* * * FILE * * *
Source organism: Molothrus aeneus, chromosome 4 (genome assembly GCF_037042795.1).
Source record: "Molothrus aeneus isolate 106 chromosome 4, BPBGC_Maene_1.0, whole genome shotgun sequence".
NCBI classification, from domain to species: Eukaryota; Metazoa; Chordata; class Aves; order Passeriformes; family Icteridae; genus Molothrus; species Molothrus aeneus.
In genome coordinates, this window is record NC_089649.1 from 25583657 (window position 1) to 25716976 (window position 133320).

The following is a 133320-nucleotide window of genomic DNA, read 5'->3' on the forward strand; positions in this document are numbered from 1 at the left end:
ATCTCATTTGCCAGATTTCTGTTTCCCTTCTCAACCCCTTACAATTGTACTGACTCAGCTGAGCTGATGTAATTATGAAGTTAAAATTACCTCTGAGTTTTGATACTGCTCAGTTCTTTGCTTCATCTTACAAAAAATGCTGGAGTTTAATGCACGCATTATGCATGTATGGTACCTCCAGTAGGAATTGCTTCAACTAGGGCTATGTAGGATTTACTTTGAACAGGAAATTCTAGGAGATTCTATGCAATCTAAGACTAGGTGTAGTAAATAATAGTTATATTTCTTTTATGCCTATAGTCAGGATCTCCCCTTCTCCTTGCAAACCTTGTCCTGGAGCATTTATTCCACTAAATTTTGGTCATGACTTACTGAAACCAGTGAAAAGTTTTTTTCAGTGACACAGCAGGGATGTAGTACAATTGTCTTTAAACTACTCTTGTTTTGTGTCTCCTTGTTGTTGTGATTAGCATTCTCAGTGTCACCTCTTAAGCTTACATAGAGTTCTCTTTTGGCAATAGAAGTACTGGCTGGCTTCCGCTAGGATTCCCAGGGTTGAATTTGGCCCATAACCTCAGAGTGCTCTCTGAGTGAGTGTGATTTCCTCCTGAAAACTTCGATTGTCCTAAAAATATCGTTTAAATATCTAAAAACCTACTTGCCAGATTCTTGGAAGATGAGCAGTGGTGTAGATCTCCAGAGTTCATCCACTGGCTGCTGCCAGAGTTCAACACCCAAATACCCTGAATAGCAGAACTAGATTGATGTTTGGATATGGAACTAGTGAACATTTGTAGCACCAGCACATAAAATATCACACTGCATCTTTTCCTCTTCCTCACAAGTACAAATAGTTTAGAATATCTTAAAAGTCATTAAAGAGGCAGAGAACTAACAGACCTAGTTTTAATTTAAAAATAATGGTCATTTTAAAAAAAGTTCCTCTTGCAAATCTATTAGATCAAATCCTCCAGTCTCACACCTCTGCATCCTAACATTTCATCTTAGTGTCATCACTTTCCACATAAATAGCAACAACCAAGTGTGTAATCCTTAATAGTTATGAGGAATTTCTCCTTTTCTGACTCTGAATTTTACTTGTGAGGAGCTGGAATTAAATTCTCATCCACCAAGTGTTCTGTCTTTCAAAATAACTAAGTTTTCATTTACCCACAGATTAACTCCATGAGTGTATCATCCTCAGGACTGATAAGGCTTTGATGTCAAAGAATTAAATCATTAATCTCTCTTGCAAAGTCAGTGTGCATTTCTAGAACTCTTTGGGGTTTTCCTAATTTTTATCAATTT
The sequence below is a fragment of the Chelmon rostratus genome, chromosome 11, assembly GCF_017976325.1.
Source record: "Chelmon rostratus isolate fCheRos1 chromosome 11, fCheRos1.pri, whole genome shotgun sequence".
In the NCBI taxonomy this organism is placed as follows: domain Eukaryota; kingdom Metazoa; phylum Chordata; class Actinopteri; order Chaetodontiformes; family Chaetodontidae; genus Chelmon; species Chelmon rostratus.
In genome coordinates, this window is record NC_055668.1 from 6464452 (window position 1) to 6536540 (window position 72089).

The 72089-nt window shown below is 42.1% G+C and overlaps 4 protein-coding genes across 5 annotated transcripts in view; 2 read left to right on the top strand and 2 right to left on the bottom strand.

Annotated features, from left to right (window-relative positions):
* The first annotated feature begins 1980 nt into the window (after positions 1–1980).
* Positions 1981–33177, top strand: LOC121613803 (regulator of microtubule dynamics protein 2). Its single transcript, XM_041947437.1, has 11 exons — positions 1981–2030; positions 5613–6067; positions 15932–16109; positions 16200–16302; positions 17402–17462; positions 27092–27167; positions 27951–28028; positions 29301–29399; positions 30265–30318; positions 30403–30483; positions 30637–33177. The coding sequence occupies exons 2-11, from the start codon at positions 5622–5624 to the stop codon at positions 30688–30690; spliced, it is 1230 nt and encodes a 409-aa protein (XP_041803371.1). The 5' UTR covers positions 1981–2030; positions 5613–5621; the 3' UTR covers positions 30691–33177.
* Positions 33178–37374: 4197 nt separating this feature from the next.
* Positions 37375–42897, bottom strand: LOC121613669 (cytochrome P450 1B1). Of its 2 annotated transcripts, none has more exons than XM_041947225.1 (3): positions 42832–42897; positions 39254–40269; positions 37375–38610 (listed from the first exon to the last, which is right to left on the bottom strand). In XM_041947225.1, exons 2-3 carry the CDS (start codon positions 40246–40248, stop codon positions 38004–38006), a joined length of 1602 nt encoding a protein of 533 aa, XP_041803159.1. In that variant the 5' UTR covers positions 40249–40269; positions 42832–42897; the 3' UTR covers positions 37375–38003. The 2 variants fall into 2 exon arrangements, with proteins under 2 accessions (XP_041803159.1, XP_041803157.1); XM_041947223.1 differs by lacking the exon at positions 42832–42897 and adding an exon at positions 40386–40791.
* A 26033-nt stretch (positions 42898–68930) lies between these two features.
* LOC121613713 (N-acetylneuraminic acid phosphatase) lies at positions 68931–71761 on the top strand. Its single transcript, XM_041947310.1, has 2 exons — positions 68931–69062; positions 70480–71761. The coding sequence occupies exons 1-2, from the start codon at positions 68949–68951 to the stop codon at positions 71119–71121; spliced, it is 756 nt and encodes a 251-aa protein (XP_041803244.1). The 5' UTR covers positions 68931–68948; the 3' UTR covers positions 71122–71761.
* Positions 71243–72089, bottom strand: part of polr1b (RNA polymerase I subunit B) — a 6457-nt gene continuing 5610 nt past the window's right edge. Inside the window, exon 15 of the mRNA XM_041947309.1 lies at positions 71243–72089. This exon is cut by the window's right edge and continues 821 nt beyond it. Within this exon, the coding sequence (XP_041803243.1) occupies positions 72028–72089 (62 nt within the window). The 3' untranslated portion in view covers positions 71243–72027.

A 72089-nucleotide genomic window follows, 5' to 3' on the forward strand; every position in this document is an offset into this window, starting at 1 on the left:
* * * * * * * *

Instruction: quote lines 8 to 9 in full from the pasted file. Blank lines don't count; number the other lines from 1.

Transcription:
Source record: "Chelmon rostratus isolate fCheRos1 chromosome 11, fCheRos1.pri, whole genome shotgun sequence".
In the NCBI taxonomy this organism is placed as follows: domain Eukaryota; kingdom Metazoa; phylum Chordata; class Actinopteri; order Chaetodontiformes; family Chaetodontidae; genus Chelmon; species Chelmon rostratus.